I presented a business case to our CEO and he bought off on building a Kiosk Self Application prototype for Bank One. I then circled back with the exec team at Bank One and invited them out to our offices in Boston for a two-day exec summit, including some customer reference visits at Fidelity and some of our other marquis customers based in Boston.  We surprised them by bringing in our Head of Development during the summit and saying we have something we’ve been working on that we want to show you.  It was the Kiosk Application based on the first two pages of their handwritten application form.

It did some clever things that you can do through software that you can’t do through a manual, paper driven process like conditionally required fields, auto populating fields based on responses, drop down tables, etc. Bank One was blown away! They went bonkers and had a million questions about how it would work in practice, how much would it cost, etc. I then asked them the million-dollar question; if we developed this Kiosk Application collaboratively with them would they co-fund the development and go with us for their entire enterprise applicant tracking solution.  They said yes and we won the deal largely by agreeing to build a new product that was not on our product roadmap at all, but solved a very painful problem uniquely for Bank One.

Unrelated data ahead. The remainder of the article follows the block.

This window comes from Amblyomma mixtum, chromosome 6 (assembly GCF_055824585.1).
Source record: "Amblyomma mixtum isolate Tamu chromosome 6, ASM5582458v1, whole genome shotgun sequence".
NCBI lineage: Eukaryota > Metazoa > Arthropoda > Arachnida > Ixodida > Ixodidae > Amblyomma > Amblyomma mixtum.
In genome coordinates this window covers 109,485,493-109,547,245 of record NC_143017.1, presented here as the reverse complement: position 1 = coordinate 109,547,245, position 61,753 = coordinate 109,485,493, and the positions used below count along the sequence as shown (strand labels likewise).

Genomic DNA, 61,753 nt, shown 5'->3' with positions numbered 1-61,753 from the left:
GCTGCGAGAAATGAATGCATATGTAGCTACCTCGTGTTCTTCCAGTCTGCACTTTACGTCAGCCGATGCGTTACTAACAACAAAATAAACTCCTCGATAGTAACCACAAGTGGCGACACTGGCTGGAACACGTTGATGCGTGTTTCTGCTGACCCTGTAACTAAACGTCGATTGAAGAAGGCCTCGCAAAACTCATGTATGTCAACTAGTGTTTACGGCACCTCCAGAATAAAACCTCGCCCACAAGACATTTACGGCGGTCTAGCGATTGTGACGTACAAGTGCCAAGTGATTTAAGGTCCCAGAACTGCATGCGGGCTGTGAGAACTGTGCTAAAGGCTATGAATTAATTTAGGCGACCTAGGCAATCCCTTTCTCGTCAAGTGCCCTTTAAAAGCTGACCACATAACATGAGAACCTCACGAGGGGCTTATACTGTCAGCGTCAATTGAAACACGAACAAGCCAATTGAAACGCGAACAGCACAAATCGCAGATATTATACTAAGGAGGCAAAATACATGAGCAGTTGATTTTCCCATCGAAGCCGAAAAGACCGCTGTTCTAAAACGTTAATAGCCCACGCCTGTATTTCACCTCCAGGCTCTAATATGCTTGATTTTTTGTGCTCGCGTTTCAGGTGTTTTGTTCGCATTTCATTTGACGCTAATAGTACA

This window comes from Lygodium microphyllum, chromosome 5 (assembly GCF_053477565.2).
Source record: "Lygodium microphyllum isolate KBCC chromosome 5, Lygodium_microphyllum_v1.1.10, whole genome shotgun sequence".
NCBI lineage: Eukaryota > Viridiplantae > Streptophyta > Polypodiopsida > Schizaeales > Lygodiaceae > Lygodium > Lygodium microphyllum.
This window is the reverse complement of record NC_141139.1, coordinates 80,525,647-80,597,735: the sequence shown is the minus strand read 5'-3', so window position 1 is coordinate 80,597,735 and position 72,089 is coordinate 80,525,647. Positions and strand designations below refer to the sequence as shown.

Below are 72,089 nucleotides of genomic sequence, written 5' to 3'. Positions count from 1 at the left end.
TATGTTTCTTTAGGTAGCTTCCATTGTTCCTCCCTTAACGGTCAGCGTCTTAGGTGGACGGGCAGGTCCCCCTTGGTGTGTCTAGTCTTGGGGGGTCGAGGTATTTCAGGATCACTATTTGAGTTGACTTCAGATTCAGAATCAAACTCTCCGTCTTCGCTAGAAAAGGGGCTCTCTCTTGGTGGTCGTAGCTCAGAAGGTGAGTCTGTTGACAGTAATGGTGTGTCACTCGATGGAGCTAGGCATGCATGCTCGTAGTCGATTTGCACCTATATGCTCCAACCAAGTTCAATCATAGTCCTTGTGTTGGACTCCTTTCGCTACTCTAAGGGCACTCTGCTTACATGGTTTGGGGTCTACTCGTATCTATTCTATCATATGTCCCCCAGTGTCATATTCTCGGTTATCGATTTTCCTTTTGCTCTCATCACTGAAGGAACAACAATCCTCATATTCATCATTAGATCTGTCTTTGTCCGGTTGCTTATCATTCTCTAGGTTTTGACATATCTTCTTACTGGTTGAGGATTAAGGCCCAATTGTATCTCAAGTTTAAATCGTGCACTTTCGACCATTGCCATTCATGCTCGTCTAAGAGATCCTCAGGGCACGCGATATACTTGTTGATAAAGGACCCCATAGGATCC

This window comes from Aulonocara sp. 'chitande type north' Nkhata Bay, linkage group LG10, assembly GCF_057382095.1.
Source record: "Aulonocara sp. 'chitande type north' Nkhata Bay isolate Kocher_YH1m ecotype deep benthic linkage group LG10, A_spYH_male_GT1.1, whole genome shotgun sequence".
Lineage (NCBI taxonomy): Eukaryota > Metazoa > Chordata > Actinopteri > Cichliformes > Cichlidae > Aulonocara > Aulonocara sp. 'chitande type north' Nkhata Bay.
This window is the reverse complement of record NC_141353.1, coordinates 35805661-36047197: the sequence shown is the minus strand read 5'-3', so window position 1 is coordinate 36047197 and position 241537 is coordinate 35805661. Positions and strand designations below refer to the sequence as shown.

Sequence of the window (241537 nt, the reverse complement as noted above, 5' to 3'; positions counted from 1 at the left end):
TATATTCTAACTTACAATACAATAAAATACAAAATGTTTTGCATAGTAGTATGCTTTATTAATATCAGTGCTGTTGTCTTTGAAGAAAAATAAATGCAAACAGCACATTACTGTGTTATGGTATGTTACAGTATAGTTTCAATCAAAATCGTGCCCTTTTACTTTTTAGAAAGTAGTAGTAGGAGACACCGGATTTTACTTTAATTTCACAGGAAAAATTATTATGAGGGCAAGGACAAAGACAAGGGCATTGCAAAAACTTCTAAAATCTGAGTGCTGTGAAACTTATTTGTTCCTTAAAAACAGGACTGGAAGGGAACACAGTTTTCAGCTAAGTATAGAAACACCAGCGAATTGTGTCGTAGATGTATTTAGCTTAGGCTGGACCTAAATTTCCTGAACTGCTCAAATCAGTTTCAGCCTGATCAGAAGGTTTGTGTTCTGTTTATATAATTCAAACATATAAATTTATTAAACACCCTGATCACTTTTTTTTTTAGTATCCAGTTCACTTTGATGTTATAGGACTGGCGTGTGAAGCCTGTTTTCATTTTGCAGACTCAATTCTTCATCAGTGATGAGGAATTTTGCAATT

I’m proud to say that our Kiosk Self Application product went on to create a nice revenue stream for us. It also helped us corner the market with Banks for a few years until the Internet made web forms easy and rendered our Kiosk Application product obsolete.

Based on my experiences, here is my definition of what constitutes as a missionary sale:

  • Selling a brand new product with no existing customers/proof points
  • Selling into a brand new market with a new product with no existing customers/proof points and no existing budget line item within any Fortune 1000 company
  • Selling into a brand new region of the world with no existing customers/proof points
  • Selling into a new industry or vertical with no existing customers/proof points
  • Selling to a new use case with no existing customers/proof points
  • Selling a vision of a solution and getting a customer to agree to fund the development of the solution (i.e., a design win)

Missionary sales truisms:

  • It will always take you longer to sell to your first customer than you expect
  • It will always be harder to sell to your first customer than you expect
  • You will not get close to the price point that you want for your first customer sale
  • Missionary selling is part art and part science
  • You will encounter unanticipated and harder challenges in closing your first customer than any other sale
  • You will lose an inordinately high rate of your missionary sales reps due to battle fatigue
  • You will lose missionary sales reps faster than normal sales attrition timeframes

Kudos to all my fellow “gluttons for punishment” out there that are perversely drawn into the missionary sales world!